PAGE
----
Here is an article I wrote for The Mast last week:
Tears of courage filled the eyes of sympathetic audience members and five domestic violence survivors as they told their stories Oct. 30 at the University of Puget Sound.
October was domestic violence awareness month and the YWCA of Pierce County organized “Voices of Courage,” to share the stories of domestic violence survivors from around the Puget Sound area.
“There are people that want to tell their story, but it’s not always safe,” said Jessica Gavre, the Development Director at the YWCA of Pierce County. “This was a way for survivors to tell their stories that was safe and confidential.”
Each of the five survivors met with a storyteller to develop her experiences into monologues. Volunteer actresses then performed those monologues at the event. No original names were used.
“My hope is we’ve touched people’s heart and spirit,” storyteller Kimi Irene Ginn said. “It’s going to take all of us to stop the domestic violence in our community and the injustices in our [justice] system.”
Members of the Pacific Lutheran University Sexuality Awareness and Personal Empowerment Team (SAPET) and attended the event.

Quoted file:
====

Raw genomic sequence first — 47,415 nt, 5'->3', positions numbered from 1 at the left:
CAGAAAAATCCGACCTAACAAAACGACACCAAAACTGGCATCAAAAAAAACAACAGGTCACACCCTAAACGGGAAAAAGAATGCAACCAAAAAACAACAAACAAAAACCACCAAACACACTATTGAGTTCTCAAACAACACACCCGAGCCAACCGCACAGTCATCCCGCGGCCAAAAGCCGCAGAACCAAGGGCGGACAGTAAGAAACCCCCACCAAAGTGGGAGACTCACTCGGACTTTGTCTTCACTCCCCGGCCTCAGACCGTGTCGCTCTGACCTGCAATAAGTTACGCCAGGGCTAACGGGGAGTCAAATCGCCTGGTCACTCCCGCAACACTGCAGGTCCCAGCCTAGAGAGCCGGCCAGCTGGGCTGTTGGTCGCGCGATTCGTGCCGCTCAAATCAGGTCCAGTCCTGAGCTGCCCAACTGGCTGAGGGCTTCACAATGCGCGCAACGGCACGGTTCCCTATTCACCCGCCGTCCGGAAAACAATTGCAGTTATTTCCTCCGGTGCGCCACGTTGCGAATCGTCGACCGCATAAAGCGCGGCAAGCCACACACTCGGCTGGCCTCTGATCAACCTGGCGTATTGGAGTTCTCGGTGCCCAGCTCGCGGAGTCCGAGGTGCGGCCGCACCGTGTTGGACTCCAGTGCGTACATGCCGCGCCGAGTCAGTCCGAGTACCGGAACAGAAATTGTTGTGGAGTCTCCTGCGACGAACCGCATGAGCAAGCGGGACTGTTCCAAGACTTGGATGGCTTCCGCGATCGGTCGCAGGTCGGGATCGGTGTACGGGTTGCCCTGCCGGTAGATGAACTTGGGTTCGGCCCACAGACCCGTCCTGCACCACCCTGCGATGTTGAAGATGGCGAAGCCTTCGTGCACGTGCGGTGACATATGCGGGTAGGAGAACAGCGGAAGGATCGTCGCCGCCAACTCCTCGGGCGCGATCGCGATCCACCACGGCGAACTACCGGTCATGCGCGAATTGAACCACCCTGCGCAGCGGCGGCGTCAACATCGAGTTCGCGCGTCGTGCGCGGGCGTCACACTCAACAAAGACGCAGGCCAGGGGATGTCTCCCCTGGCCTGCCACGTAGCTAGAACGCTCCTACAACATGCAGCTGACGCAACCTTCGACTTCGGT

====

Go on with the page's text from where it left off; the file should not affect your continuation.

PLU’s Men’s Project Coordinator, Jonathan Yglesias said, “It was an incredible opportunity to hear real stories that affected not only people, but the communities they and their families exist in.”
The YWCA of Pierce County provides safe shelter and comprehensive services for survivors of domestic violence. An associate board member of the YWCA, Justin Leighton, said more than 8,300 domestic violence incidents were reported in Pierce County in 2014, including eight homicides.
“It was so inspirational and so real and emotional,” an attendee of the event, Sedoni Young said. “They’re champions and conquerors.”
The U.S. National Domestic Violence hotline reported one in four women and one in seven men who are 18 and older have been victims of severe physical violence by an intimate partner in their lifetime.
“It was really powerful,” YWCA volunteer, Nerissa Kenan said. “I think it’s a really great healing process for the women, seeing that all of these people came out to hear their stories.”
An associate board member of the YWCA, Kaitlyn Sill, said it takes up to seven attempts for a survivor to leave their abusive relationship for good.
In her monologue, Paula said, “It took a long time for me to realize it was abuse. Not all kinds of abuse leave bruises.”
After the performances, the survivors whose stories had been shared were given the opportunity to stand. Their stories brought more than 75 audience members to their feet with tear-filled eyes.
“Telling my story is me taking my first step. This is me letting go of the past. A new beginning for me,” Janelle, whose story was told, said.